House flag, George Thompson & Co. Ltd (AAA0388)

Object name: House flag
We have 252 objects of this type online
House flag (AAA0388) Repro ID: F2793
F2793, House flag, George Thompson & Co. Ltd
© National Maritime Museum, Greenwich, London
About our images
Artist/maker: unknown
Date made: circa 1935
Place made:
Materials: wool; linen; machine sewn
Measurements:  Flag: 889 x 1219.2 mm
Credit: National Maritime Museum, Greenwich, London, Pope Collection. Reproduced with kind permission of the Peninsular and Oriental Steam Navigation Company.
Collection: Flags

The house flag of George Thompson and Co. Ltd, London. A rectangular flag divided into red over blue with a six pointed white star in the centre. The flag is made of a wool bunting. It has a linen hoist and is machine sewn. A rope and toggle are attached.

The Aberdeen Line was established in 1825 by George Thompson of Aberdeen with a single vessel sailing between Scotland and Canada. She carried passengers to Canada and returned with timber. By the late 1830s, the Aberdeen line was operating 12 ships, trading to places such as South America, the Mediterranean, and the South Pacific. In 1842 the company began regular sailings from London to Australia, and by 1882 these were replaced with steamship services. The Aberdeen Line’s famous sailing ship the ‘Thermopylae’ was launched in 1868, and was constructed using the ‘Aberdeen Bow’, a new bow designed to increase the speed and seaworthiness of a vessel. The ship subsequently set many new records for speed in its voyages to and from Australia and the Far East, though it was soon replaced by faster steamships shortly afterwards.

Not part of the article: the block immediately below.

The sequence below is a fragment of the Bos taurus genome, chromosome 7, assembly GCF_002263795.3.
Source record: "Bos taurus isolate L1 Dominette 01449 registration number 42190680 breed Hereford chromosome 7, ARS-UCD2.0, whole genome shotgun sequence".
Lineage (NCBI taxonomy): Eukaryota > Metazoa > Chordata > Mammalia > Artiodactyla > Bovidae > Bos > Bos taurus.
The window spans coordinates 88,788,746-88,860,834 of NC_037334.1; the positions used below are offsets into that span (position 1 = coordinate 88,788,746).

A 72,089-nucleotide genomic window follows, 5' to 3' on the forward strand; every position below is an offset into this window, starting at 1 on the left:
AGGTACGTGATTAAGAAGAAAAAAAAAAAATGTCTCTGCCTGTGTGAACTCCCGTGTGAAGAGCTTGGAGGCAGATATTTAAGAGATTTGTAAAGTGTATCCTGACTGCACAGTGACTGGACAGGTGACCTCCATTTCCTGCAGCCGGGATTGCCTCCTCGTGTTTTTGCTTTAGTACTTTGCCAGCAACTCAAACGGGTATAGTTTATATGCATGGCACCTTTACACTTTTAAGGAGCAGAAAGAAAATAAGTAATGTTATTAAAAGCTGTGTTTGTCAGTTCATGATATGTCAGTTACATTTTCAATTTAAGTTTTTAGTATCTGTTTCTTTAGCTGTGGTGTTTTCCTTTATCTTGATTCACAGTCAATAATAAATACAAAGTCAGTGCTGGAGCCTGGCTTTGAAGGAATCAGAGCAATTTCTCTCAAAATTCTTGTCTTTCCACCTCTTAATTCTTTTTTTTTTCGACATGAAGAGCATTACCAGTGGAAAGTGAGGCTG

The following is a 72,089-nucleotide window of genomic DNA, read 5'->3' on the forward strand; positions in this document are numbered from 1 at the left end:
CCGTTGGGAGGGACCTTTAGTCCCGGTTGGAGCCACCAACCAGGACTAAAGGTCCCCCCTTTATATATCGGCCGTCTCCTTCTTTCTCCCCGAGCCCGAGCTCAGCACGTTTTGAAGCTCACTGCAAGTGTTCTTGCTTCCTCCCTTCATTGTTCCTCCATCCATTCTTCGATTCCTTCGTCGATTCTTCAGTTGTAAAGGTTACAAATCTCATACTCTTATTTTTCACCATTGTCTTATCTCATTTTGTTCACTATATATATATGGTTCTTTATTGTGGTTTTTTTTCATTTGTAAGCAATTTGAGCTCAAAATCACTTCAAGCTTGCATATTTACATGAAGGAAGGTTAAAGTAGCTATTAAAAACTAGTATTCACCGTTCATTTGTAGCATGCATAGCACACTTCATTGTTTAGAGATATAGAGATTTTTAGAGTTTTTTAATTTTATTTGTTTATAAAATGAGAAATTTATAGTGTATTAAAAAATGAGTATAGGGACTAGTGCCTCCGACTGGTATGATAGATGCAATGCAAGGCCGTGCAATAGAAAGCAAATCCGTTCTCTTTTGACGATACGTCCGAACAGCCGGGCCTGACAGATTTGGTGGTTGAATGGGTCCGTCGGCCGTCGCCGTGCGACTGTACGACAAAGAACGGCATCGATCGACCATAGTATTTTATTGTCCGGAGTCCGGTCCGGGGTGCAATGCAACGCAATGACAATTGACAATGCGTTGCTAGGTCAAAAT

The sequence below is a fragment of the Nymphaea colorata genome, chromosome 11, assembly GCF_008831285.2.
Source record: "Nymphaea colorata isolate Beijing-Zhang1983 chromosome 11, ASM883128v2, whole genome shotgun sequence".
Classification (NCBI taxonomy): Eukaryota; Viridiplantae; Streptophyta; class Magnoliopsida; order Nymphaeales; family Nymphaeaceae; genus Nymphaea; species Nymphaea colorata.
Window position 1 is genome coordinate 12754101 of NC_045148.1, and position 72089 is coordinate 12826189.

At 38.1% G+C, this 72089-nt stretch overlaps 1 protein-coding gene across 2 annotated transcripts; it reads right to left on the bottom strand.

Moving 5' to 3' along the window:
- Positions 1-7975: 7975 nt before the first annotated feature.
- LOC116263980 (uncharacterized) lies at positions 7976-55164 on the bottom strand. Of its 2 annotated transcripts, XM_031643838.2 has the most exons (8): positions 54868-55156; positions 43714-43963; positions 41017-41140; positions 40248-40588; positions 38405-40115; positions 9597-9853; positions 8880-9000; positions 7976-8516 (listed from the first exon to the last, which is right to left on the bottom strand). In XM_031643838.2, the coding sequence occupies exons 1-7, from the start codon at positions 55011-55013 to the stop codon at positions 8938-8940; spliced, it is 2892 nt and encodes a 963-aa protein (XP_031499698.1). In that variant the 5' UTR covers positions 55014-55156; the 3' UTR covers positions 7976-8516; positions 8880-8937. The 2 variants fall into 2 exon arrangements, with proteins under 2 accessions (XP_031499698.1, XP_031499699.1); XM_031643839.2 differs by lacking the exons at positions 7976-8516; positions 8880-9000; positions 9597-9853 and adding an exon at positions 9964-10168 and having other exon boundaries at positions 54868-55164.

In 1905 the company came under the joint control of the White Star Line and Shaw, Savill, and Albion. In 1933 the Aberdeen and Commonwealth Line was formed after further financial collapse of the White Star Line. In 1936, Furness Withy and Co took over the line and by 1938 the Aberdeen and Commonwealth name had disappeared. During World War Two, however, one former Aberdeen and Commonwealth Line ship made military history. The ‘Jervis Bay’, built in 1922 and transferred in 1933 to the Aberdeen and Commonwealth Line, was converted into an Armed Merchant Cruiser during World War II. As the ‘Jervis Bay’ was escorting a convoy of merchant ships in the Atlantic Ocean, it was attacked by the German Heavy Cruiser ‘Admiral Scheer’. The captain of the British vessel, E.S. Fogarty-Fegan, was posthumously awarded the Victoria Cross for his bravery in an action with the Germans that enabled many ships in the convoy to escape. In 1957 the last of the Aberdeen and Commonwealth ships were scrapped and the company dissolved.

Related terms

House flag From the 19th century onwards, merchant ships would fly the house flag of the owner and also a pennant with the name of the vessel. More…